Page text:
Left;The London Gazette Ay 11, 1917 www.thegazette.co.uk/London/issue/30064/supplement/4592 The Gazette retrieved online 24/04/17. Right; Military Cross. Source: Wikimedia commons
On the 24th of July 1917, Lt. P.G. Taylor was awarded the Military Cross and promoted to Captain. Unfortunately he received terrible news in the following days which overshadowed this prestigious honour. Today many of Bill Taylor’s belongings are kept at the Australian War Memorial.
HMAS Sydney, whose Mast is a permanent memorial at Bradley’s Head, had a few interesting engagements in the North Sea. On June 1st, 1918, her 2-F1 Sopwith Camel was scrambled to take on German aircraft attacking HMAS Melbourne …
HMAS Sydney’s Mast at Bradleys Head.
Sadly our colleague Janis Papanicolaou passed away on 2/05/2018. Our thoughts are with her family at this time.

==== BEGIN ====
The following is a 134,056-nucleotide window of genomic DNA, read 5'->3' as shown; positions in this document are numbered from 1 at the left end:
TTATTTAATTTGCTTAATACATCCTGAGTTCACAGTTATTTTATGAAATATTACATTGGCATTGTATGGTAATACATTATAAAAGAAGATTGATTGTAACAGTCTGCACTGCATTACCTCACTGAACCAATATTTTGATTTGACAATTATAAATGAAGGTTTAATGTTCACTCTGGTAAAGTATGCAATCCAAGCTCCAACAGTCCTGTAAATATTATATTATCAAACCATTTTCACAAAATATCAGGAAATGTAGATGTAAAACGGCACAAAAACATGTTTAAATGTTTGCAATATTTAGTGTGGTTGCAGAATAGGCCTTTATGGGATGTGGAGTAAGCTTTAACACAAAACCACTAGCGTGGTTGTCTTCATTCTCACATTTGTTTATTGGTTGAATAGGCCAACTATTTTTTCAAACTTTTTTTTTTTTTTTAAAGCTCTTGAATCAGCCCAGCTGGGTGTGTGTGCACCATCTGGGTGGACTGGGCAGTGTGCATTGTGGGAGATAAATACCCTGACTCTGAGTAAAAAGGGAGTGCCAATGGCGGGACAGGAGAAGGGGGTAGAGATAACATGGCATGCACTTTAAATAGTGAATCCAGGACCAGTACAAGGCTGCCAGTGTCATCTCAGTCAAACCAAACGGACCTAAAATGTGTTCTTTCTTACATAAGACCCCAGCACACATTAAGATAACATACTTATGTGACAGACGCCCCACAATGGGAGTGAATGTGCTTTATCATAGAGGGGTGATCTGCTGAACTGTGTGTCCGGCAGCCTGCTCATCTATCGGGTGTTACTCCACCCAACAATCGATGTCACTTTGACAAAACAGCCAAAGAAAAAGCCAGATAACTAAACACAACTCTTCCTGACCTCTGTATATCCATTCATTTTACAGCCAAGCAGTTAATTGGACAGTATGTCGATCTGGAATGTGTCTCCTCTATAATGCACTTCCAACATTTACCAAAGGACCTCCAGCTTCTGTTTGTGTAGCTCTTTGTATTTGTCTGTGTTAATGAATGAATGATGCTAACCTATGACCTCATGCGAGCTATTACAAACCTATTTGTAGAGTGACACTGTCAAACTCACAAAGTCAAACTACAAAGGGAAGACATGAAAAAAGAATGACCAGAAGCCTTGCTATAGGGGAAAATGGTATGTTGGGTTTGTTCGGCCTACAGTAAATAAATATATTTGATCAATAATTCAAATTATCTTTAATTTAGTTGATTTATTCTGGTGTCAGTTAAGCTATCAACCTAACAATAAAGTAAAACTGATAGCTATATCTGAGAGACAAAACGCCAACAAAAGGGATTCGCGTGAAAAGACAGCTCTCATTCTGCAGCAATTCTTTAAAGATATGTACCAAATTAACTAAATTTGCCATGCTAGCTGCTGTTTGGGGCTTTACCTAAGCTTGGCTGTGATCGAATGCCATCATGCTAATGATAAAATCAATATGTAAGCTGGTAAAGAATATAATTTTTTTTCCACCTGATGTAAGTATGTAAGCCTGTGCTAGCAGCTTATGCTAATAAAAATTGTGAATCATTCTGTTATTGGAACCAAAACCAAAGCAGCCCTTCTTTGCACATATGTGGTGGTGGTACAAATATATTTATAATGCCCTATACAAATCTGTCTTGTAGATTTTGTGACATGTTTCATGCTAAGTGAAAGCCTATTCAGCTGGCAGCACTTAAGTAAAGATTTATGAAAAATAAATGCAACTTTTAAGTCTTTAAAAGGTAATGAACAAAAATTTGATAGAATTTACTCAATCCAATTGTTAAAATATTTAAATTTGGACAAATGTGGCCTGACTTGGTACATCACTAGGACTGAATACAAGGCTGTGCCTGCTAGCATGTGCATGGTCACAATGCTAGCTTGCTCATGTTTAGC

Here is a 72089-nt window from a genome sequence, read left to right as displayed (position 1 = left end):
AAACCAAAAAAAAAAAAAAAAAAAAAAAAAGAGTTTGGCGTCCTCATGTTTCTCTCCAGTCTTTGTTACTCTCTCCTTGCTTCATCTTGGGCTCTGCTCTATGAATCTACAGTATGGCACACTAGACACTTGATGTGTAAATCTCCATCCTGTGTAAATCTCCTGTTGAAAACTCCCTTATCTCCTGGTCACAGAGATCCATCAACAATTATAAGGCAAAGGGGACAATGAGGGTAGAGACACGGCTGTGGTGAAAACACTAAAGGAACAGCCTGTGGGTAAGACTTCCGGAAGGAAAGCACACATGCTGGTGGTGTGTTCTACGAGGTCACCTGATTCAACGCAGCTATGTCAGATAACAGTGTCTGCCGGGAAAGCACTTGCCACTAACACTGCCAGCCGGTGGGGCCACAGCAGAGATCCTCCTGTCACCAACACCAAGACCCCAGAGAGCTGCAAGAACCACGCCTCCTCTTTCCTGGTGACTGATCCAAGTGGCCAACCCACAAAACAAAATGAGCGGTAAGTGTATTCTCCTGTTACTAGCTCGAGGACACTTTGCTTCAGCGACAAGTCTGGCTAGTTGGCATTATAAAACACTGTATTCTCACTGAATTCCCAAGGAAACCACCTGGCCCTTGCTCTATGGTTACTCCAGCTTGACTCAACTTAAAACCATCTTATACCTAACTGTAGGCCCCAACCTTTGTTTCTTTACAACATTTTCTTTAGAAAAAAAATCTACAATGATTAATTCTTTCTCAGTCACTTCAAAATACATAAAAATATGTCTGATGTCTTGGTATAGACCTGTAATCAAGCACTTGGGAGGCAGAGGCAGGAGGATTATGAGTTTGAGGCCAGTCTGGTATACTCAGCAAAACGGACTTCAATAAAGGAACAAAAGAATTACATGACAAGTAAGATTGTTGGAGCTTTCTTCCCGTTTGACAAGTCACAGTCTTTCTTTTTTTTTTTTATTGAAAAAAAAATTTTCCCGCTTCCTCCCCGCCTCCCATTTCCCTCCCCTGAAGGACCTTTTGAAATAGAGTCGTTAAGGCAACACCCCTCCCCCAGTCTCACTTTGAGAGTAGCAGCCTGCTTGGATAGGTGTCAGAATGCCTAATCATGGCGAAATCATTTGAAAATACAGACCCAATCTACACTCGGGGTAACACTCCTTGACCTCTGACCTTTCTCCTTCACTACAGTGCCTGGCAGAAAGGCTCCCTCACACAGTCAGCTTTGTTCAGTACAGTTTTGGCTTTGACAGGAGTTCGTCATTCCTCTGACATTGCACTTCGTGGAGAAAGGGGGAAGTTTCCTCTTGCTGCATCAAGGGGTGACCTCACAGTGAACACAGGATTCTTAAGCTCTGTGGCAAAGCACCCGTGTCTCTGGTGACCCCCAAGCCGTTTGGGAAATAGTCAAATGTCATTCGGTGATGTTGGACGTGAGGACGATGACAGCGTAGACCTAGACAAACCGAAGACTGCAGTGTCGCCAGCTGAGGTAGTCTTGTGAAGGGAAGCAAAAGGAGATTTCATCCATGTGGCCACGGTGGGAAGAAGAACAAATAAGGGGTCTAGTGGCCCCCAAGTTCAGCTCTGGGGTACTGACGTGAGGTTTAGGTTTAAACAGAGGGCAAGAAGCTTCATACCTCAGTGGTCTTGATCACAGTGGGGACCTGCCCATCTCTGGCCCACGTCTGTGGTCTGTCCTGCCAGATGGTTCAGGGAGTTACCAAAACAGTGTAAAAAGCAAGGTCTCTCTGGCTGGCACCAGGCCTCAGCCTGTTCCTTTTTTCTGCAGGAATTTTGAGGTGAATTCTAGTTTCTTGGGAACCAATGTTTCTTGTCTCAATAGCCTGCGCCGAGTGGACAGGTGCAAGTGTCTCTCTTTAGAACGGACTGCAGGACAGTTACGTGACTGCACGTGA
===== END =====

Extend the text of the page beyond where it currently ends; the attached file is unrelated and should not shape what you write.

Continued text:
The microfiche machine in Local Studies where Janis spent many hours indexing the ‘Mosman Daily’
Rittmeister Manfred von Richthofen was known by many names in 1918:
le Diable Rouge, the Red Falcon, the Red Devil. Lieut. E. C. Banks fought an aerial battle with The Red Baron, just before he was killed. The question of who shot down Richthofen continued long after his death…
An interview with Capt. J.M. Allport originally published in the 1969 Journal of the Australian Society of WWI Aero Historians, reproduced here with their permission.
Dramatic painting by Merv Corning depicts the action for which McLeod was awarded the Victoria Cross. McLeod sideslips the burning “Big Ack” to keep the flames from the rear fuselage while standing on the port wing root. In the rear, Hammond continues the fight. While the painting differs slightly in detail from the author’s account, it does indeed capture the drama of the event. Image via CAHS and Leach Heritage of the Air Collection, 1963 source: Boy-Hero-Alan McLeod. Jack Manning Allport describes the event because one of his Observer/Gunners was involved in this action.